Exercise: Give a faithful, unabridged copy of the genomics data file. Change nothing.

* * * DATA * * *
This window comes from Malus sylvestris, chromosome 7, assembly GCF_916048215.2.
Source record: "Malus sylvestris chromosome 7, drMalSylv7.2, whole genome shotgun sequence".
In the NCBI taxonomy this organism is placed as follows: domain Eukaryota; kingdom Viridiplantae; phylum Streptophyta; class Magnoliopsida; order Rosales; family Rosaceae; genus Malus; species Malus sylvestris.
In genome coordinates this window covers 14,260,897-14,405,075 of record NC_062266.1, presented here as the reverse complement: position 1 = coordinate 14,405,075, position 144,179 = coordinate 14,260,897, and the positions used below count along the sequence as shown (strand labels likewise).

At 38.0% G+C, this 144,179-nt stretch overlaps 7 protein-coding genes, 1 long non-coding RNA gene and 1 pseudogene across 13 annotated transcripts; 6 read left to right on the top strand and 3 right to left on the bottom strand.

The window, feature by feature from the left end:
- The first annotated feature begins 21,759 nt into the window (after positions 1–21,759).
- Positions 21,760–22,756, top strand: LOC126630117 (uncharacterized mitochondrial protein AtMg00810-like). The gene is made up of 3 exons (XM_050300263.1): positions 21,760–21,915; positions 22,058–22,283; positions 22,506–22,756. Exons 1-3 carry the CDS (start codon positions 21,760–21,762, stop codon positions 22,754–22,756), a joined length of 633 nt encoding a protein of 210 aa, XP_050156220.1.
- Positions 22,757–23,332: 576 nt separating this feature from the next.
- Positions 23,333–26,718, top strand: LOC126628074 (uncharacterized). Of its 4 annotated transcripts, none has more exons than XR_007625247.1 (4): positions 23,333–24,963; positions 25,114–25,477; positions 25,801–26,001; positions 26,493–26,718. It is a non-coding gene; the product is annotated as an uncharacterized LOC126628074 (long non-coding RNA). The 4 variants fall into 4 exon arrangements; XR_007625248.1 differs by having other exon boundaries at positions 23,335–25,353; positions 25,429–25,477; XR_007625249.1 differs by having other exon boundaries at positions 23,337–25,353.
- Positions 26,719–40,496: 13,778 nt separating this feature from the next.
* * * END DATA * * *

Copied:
This window comes from Malus sylvestris, chromosome 7, assembly GCF_916048215.2.
Source record: "Malus sylvestris chromosome 7, drMalSylv7.2, whole genome shotgun sequence".
In the NCBI taxonomy this organism is placed as follows: domain Eukaryota; kingdom Viridiplantae; phylum Streptophyta; class Magnoliopsida; order Rosales; family Rosaceae; genus Malus; species Malus sylvestris.
In genome coordinates this window covers 14,260,897-14,405,075 of record NC_062266.1, presented here as the reverse complement: position 1 = coordinate 14,405,075, position 144,179 = coordinate 14,260,897, and the positions used below count along the sequence as shown (strand labels likewise).

At 38.0% G+C, this 144,179-nt stretch overlaps 7 protein-coding genes, 1 long non-coding RNA gene and 1 pseudogene across 13 annotated transcripts; 6 read left to right on the top strand and 3 right to left on the bottom strand.

The window, feature by feature from the left end:
- The first annotated feature begins 21,759 nt into the window (after positions 1–21,759).
- Positions 21,760–22,756, top strand: LOC126630117 (uncharacterized mitochondrial protein AtMg00810-like). The gene is made up of 3 exons (XM_050300263.1): positions 21,760–21,915; positions 22,058–22,283; positions 22,506–22,756. Exons 1-3 carry the CDS (start codon positions 21,760–21,762, stop codon positions 22,754–22,756), a joined length of 633 nt encoding a protein of 210 aa, XP_050156220.1.
- Positions 22,757–23,332: 576 nt separating this feature from the next.
- Positions 23,333–26,718, top strand: LOC126628074 (uncharacterized). Of its 4 annotated transcripts, none has more exons than XR_007625247.1 (4): positions 23,333–24,963; positions 25,114–25,477; positions 25,801–26,001; positions 26,493–26,718. It is a non-coding gene; the product is annotated as an uncharacterized LOC126628074 (long non-coding RNA). The 4 variants fall into 4 exon arrangements; XR_007625248.1 differs by having other exon boundaries at positions 23,335–25,353; positions 25,429–25,477; XR_007625249.1 differs by having other exon boundaries at positions 23,337–25,353.
- Positions 26,719–40,496: 13,778 nt separating this feature from the next.